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Author Spotlight: Donna Freitas

Author Spotlight: Donna Freitas

What sparked the idea for The Nine Lives of Rose Napolitano?

I wanted to write about something that felt urgent to me, and I knew right away that I wanted to write about a woman who didn’t want children, and all the pressures she felt to change her mind. That I wanted to write about the pressures all women face no matter who they are to become mothers, and how they are judged whether they become a mother or not. But it was when I thought of the structure—to give Rose nine lives, some in which she had children, others where she didn’t—that I sat down to write the novel.

What made you choose the conflict over pre-natal vitamins as the moment on which all other consequences are hinged?

Because it seems like such a small thing—vitamins—to fight about, yet it ends up becoming symbolic of the marriage itself. I think so many fights about seemingly small things that happen in a marriage, end up becoming referendums on the entire marriage. So the vitamin fight felt like such a marriege kind of fight, and of course, for Rose, those vitamins make her so angry.

How do you think Rose would have fared in this pandemic world?

Gosh, I don’t even know! She probably would have made a lot of mistakes and felt really confined in a marriage and stuck in an apartment where her husband is constantly pressuring her.

How does Rose Napolitano reflect the many different "lives" women live in their lifetime?

Well, the nice thing about Rose’s many lives is she gets to experiment with all kinds of possibilities, she gets to make mistakes, she gets a lot of do-overs. I think we, women, often wish for do-overs, too, the possibility of making mistakes then walking things back. But I hope that Rose can represent both mothers and nonmothers, people who get divorced and people who stay married, women who are daughters, too, and women who care deeply about women’s choices in all the different aspects of their lives. I hope that Rose is flexible enough to accommodate a diversity of women who read her.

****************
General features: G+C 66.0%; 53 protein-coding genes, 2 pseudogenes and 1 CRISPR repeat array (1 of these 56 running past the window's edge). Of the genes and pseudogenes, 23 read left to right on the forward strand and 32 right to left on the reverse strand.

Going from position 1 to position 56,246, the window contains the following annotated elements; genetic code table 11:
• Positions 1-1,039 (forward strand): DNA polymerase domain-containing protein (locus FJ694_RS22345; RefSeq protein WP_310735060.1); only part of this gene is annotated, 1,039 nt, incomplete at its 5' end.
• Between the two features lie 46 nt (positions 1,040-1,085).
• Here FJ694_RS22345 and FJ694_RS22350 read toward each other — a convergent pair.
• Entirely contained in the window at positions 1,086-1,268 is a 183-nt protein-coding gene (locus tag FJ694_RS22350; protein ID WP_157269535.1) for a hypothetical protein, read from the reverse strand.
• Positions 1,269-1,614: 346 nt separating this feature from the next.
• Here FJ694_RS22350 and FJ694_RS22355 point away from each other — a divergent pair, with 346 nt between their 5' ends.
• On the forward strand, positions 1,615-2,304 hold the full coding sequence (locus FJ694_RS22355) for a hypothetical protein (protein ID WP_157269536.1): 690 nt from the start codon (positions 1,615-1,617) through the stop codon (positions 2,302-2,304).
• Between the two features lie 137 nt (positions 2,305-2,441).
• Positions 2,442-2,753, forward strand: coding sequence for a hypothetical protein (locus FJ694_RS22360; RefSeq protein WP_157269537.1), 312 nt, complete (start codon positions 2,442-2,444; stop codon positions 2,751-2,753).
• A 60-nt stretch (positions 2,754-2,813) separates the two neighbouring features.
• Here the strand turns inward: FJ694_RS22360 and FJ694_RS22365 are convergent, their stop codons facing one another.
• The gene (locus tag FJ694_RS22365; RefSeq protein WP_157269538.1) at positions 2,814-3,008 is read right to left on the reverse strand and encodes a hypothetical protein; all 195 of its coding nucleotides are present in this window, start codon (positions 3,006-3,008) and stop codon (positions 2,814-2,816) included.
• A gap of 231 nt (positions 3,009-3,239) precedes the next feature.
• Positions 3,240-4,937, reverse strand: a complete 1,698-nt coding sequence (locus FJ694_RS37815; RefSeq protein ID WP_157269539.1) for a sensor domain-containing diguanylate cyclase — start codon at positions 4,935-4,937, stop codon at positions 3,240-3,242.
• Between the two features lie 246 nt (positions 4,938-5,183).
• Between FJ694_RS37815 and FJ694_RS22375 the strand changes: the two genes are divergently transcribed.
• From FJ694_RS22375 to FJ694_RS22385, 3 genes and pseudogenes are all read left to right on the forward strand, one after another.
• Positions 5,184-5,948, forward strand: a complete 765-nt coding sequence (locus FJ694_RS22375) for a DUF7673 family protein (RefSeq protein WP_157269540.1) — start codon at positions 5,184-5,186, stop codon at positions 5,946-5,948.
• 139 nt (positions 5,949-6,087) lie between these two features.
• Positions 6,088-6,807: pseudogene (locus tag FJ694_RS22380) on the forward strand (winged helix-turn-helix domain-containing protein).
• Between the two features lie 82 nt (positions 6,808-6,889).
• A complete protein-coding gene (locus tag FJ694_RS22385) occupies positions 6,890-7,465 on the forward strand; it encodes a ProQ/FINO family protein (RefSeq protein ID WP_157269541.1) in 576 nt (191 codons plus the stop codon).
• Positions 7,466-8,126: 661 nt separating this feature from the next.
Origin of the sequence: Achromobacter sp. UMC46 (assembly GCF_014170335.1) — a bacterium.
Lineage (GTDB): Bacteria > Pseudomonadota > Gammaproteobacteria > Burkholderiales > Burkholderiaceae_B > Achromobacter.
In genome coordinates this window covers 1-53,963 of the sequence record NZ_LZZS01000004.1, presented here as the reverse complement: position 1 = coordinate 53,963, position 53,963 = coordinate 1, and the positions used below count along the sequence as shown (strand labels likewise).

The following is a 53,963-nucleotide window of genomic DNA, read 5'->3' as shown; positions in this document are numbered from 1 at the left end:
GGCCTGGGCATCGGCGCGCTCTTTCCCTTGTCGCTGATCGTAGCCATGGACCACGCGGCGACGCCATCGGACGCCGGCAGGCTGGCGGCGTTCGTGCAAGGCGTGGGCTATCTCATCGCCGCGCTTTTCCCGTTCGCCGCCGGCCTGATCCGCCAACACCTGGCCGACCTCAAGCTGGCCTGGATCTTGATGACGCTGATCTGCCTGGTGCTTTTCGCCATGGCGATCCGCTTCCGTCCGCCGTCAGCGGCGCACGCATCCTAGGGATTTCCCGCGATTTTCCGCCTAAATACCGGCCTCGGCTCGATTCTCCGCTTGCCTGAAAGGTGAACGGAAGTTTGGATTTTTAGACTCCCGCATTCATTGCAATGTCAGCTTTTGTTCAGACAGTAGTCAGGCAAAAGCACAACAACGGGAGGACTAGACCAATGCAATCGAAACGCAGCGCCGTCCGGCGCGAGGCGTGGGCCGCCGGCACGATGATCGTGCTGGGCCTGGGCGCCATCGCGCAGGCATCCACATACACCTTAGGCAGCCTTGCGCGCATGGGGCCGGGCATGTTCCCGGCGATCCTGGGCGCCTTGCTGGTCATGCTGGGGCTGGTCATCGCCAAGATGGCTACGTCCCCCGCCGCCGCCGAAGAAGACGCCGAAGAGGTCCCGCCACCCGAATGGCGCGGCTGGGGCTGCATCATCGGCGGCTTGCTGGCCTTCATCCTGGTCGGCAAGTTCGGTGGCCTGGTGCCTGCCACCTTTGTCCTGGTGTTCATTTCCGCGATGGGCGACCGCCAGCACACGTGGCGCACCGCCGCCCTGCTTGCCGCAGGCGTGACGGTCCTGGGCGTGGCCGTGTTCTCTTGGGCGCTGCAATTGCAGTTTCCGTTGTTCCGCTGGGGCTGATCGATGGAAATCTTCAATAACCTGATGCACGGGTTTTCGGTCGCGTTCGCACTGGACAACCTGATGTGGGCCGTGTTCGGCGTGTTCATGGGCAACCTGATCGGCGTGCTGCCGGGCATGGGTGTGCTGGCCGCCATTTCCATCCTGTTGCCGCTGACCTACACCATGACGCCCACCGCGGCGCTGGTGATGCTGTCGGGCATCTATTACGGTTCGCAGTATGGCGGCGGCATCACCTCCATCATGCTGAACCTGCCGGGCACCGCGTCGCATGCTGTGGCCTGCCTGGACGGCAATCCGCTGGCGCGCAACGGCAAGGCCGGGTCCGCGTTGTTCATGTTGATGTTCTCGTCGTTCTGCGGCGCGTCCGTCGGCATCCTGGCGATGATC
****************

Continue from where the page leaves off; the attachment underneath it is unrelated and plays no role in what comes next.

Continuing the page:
Were there other "lives" you've written or considered writing that didn't make the final story?

The biggest one is that there would be an adoption storyline. I think that one feels like the biggest one that is missing for me.

What first drew you to writing?

I think writing is another way to connect. Relationships are the center of my life. I write to connect, and I think that writing is a way to reach out and have conversations with people that you don’t know. Who sometimes reach back to say hello. That, to me, is a wonder.

What was the first story you've ever written?

I never thought I would write fiction, and never tried until much later in life than for most writers. So really, my first story was The Possibilities of Sainthood, which also became my first novel. I never knew I could write stories until I tried with that one, and that wasn’t too long ago.

What's the hardest thing about writing? What's the easiest?

That’s easy: the hardest is revision. Revision kills me. It feels very painstaking. The easiest is the first draft. I love writing first drafts! They are my playground, and anything goes.

How does your usual writing day (or night) go? Do you have any writing rituals or routines?

Yes! I love my rituals around writing. I only write in the morning—very early. I wake sometimes as early as 4am, definitely by 5 or 5:30am, when it’s very quiet. I make my coffee and sit and read for a while, then when a sentence or line or dialogue pops into my head, I open my laptop and I go.

What book do you always go back to?

That’s a great question. One of my favorites is Feed by Tobin Anderson. Bel Canto by Ann Patchett is another, and lately I’m obsessed with Sea Wife by Amity Gaige and also Fleishman is in Trouble by Taffy Brodesser-Akner.

What are you reading right now? What's currently on your to-be-read list?

I’m reading The Arsonist’s City by Hala Aryan, and next on my list are We Ride Upon Sticks by Quan Barry and A Tale for the Time Being by Ruth Ozeki.

Any advice for aspiring writers?

Yes. Write with urgency, like your life depends on it. Let yourself need your writing, because it’s okay to need something from it. And definitely play like it’s a playground.

Can you send us a photo of yourself with a sign that says #FBAuthorSpotlight?



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